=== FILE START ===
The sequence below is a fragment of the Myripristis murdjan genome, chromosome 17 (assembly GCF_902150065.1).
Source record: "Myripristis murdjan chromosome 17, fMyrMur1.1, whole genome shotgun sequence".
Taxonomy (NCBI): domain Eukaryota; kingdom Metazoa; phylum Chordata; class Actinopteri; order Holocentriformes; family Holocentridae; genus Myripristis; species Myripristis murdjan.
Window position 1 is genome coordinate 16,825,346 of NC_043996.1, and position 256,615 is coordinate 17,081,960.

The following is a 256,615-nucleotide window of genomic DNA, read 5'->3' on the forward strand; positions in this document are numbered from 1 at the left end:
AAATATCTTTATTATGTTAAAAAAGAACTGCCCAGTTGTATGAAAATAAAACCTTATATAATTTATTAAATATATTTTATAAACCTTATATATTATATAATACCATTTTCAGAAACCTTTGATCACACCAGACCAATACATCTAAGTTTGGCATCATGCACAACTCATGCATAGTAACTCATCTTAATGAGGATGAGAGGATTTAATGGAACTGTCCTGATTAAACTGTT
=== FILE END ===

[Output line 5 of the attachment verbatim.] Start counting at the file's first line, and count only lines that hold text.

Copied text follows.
The following is a 256,615-nucleotide window of genomic DNA, read 5'->3' on the forward strand; positions in this document are numbered from 1 at the left end: